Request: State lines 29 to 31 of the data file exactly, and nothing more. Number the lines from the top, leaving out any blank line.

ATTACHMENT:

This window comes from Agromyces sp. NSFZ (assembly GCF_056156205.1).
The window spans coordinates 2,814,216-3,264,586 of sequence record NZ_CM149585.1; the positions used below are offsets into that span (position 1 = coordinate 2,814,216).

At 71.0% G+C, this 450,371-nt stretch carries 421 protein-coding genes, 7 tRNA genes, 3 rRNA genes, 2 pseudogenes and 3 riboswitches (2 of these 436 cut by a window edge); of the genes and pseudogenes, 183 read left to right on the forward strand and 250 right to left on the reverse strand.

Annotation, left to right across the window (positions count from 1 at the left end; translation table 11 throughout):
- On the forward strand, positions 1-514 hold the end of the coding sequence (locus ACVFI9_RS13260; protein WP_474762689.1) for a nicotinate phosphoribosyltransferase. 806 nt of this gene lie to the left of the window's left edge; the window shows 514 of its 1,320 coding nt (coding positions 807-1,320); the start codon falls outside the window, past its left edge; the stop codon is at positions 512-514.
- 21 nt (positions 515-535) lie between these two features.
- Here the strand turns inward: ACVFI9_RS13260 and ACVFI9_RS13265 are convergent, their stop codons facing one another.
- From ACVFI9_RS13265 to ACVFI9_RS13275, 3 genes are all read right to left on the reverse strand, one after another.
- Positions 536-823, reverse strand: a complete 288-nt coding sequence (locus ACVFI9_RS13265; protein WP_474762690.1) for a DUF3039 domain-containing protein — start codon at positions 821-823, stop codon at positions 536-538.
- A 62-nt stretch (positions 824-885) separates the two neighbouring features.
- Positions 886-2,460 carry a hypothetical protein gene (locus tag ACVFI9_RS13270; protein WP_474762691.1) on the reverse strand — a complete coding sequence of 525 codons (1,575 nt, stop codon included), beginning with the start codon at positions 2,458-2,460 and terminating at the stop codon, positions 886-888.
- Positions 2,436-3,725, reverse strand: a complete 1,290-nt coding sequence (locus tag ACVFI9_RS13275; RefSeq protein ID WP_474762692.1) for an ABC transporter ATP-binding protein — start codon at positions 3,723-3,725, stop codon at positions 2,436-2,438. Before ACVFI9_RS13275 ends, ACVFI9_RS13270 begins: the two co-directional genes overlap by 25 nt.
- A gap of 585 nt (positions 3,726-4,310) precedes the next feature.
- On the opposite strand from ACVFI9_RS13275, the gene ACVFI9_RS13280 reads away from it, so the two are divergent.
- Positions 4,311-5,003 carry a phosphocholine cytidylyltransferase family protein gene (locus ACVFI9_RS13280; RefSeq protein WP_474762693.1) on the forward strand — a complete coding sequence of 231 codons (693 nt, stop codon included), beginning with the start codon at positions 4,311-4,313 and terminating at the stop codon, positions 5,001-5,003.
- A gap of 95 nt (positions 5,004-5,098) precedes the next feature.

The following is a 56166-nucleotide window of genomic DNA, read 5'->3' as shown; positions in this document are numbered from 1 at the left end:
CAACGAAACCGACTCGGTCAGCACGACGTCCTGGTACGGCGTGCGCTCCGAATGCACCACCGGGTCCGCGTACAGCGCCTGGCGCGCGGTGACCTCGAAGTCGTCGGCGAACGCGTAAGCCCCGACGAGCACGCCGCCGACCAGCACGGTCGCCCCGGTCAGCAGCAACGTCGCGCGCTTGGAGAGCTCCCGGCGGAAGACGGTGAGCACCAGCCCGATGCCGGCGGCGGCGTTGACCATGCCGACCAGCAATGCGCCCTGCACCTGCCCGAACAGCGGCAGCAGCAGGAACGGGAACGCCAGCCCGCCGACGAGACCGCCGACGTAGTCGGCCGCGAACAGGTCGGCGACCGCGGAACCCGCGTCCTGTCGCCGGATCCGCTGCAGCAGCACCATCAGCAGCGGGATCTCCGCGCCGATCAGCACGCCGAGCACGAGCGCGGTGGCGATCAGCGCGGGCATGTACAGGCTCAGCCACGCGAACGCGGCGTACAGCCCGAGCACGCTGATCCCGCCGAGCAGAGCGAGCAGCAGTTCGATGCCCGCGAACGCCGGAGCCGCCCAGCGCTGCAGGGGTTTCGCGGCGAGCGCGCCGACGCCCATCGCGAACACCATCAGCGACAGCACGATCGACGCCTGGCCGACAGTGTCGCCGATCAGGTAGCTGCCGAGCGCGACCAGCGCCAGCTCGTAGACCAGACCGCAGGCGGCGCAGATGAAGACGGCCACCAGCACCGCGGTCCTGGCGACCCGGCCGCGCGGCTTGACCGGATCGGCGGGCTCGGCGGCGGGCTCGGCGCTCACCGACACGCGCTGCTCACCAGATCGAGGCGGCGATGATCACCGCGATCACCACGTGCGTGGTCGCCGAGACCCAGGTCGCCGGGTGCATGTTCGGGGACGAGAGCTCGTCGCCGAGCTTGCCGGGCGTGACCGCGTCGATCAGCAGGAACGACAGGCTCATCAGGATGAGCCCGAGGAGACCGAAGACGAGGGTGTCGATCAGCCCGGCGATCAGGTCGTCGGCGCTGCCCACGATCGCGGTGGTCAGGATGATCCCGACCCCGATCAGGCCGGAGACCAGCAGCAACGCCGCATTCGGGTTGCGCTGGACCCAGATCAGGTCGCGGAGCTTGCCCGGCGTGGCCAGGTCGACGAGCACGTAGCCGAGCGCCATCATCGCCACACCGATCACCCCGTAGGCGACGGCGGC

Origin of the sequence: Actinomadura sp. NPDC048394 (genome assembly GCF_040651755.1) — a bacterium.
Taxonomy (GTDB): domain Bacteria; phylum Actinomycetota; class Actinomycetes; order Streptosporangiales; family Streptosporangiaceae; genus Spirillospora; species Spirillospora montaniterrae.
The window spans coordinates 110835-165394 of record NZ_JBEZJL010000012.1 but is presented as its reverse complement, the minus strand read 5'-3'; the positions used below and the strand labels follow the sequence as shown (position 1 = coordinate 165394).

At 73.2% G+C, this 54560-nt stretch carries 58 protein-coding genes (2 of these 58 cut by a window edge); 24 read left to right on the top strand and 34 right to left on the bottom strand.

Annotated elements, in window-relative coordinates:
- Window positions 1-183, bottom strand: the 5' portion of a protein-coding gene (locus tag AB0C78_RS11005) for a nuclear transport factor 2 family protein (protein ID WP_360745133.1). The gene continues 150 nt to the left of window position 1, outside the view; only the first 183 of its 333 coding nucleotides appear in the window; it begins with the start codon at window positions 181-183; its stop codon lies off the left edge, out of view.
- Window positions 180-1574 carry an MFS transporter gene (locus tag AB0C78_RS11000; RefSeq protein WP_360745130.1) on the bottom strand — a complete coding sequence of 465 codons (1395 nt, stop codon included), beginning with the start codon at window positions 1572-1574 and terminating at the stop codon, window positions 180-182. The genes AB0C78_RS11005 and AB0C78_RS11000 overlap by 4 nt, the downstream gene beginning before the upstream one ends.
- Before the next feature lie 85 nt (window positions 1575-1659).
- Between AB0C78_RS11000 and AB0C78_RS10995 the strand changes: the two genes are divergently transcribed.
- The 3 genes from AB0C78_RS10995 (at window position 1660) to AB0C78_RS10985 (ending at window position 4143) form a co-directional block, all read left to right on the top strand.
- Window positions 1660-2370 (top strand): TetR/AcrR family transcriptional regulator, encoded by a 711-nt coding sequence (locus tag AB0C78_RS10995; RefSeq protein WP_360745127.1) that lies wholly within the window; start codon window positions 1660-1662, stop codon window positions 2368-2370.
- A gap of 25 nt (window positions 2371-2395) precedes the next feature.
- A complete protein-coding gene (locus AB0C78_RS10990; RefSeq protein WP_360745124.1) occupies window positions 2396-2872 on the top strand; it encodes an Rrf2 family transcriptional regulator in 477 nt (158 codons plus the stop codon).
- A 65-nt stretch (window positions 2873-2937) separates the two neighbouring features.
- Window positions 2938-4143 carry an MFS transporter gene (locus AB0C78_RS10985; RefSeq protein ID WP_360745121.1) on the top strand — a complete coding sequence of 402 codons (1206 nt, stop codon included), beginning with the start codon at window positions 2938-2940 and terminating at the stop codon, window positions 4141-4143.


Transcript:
- Window positions 1660-2370 (top strand): TetR/AcrR family transcriptional regulator, encoded by a 711-nt coding sequence (locus tag AB0C78_RS10995; RefSeq protein WP_360745127.1) that lies wholly within the window; start codon window positions 1660-1662, stop codon window positions 2368-2370.
- A gap of 25 nt (window positions 2371-2395) precedes the next feature.
- A complete protein-coding gene (locus AB0C78_RS10990; RefSeq protein WP_360745124.1) occupies window positions 2396-2872 on the top strand; it encodes an Rrf2 family transcriptional regulator in 477 nt (158 codons plus the stop codon).